Living River Farms tour and pastured chicken

Earlier this month, I visited Living River Farms in Stevensville to catch up with farmers Beau McLean and Christopher Green. During the height of the season, there are chickens in all phases of growth on the farm. They had just moved a batch of young chickens out on pasture and had cleaned the brooding trailer in anticipation of the next group of chicks arriving that week. Living River receives day-old chicks that are kept indoors under warming lights until they are three weeks old in the summer (or until they are four weeks old in the colder, shoulder season). Once they have their warm adult feathers, the birds are on pasture in floorless movable structures that provide the chickens with shade, protection, food and water, while allowing them 24/7 access to grass on pasture. The beauty of this system is that because they are moved daily, the chickens always have clean bedding and fresh grass. This controls the distribution and volume of manure allowing it to break down more quickly and improve the soil. Chris and Beau also raise grass-fed beef so the cows mow down the grass first, enough that the birds can comfortably move through the springtime pasture.

 New chicks growing nicely.

New chicks growing nicely.

 Cows helping out the with "mowing" ahead of the chickens.

Cows helping out the with "mowing" ahead of the chickens.

I had just listened to this Sustainable Dish podcast in the weeks before my visit. It featured a farm in Southern California that raises birds exclusively on pasture, and the interview covers a number of issues relating to the lack of humane standards for slaughter in the USDA poultry processing facilities, the reason overall that chicken is priced "cheaper" than other forms of meat due to government grain subsidies and what "free-range" really means on factory farms versus what consumers believe.

 Protection from predators, the sun and access to grass. 

Protection from predators, the sun and access to grass. 

One of the factors in educating the public about what it means to eat local is sharing the climate challenges we experience here in Montana. We have four seasons here with lots of extremes in between. Pastured chickens don't grow in the winter on snow, or bare frozen ground. So our climate dictates that we grow chickens on pasture in the warmer months, and freeze the processed meat to enjoy  throughout the year. Some of you might have noticed that our Mountain Meat Shares chickens are several months old by the time we get to spring. That is because we source the chickens when they are processed in the summer and fall, and store them for use later on. This issue was raised in a recent episode of this podcast where a large pastured egg wholesaler discussed that they only contract with farms in the warm southern part of the United States so that the chickens are always outside. This raises a dilemma for us Montanans. Do we ship in our food from warmer climates the rest of the year? Do we make concessions for our egg chickens to be inside during part of the year? Or do we modify our eating standards to eat only in season? I'll delve into this more in the upcoming egg blog post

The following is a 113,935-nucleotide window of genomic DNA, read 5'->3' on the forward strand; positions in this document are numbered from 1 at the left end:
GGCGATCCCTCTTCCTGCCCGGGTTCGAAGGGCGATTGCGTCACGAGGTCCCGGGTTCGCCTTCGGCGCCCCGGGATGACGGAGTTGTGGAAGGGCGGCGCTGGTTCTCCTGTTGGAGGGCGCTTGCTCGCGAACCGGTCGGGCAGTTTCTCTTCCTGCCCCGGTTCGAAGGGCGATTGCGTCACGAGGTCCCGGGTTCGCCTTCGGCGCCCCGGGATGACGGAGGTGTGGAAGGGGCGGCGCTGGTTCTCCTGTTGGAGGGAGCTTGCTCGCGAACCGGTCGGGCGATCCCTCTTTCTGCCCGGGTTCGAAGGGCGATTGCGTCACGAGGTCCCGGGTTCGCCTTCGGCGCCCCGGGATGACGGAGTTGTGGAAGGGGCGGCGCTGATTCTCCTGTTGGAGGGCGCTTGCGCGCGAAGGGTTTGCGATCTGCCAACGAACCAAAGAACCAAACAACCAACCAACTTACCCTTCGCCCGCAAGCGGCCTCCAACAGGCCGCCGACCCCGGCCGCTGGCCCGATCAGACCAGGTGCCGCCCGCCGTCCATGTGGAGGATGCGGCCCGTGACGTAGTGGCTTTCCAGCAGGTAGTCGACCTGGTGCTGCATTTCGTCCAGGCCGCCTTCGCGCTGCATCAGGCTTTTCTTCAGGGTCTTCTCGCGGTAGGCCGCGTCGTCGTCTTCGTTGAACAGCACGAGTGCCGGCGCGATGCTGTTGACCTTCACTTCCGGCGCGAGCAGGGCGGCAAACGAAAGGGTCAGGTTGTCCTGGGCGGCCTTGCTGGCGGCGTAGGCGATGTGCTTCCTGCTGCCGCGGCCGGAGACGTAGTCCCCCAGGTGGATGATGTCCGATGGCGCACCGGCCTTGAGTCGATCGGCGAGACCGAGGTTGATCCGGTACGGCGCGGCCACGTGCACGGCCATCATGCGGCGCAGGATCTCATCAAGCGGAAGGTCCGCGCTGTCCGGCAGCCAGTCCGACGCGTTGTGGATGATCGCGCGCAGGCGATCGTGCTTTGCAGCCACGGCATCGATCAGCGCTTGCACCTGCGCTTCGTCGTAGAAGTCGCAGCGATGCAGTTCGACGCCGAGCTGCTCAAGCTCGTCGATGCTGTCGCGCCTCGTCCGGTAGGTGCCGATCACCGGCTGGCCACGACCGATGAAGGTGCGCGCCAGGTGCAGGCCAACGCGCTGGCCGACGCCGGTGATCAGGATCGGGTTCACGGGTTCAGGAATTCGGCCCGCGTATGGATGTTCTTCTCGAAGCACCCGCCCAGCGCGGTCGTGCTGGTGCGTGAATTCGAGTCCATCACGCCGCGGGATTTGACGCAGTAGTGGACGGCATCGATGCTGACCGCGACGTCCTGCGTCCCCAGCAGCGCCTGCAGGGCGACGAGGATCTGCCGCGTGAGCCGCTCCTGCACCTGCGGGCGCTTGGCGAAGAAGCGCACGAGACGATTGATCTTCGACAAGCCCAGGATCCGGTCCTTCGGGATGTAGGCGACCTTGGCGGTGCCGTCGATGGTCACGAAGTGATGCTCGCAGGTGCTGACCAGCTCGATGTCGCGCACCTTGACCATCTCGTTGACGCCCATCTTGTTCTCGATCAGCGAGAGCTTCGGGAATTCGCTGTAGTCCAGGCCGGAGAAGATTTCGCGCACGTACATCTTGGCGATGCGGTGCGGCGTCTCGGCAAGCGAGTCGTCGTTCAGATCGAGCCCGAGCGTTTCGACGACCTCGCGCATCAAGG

It's a jungle out here

It's a jungle out here

The shear number of times the birds need to be handled under this management style is surprising. From first chick delivery to moving to pasture, to sorting for finishing weight, to transporting to the processing facility in Hamilton-- these chickens require a lot of labor. And while being raised, there are a number of times the birds need to be handled to prevent behavior such as "piling." When the sun begins to set, the birds seek the warmth of each other and panic a bit while piling on top of one another. Inevitably, someone is going to get squished. Convincing the birds to stagger their nighttime ritual, especially during the shoulder months, or seek warmth under a structure placed inside their hooped house requires even more hands-on time.

When I first met with Beau and Chris last year, I asked about their motivation for raising pastured chickens. They listed their wish to bring jobs to the Bitterroot valley. So far, the scale is such that the processing employees are part-time, and the hope is to expand and increase work hours in the future. For me, learning that poultry would be finally processed in Montana was one of the motivating factors for creating Mountain Meat Shares. Having raised pastured chickens for ourselves over the years, I was excited to know that finally someone struggled through the bureaucratic maze of getting a licensed processing facility built in Montana.

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Micah and I have already processed our homestead meat chickens for this year. Our relatively tiny flock raises many challenges so I appreciate the work that Chris and Beau do to ethically produce pastured chicken in Montana.

For further reading and listening:

  • The Sustainable Dish podcast episode I mention earlier. If you are interested in learning more about the ethics and environmental and nutritional aspects of the poultry industry, please give this a listen.
  • Missoulian article on the initial formation of the Hamilton poultry processing facility
  • Read my prior post about the book, Big Chicken: The Incredible Story of How Antibiotics Created Modern Agriculture and Changed the Way the World Eats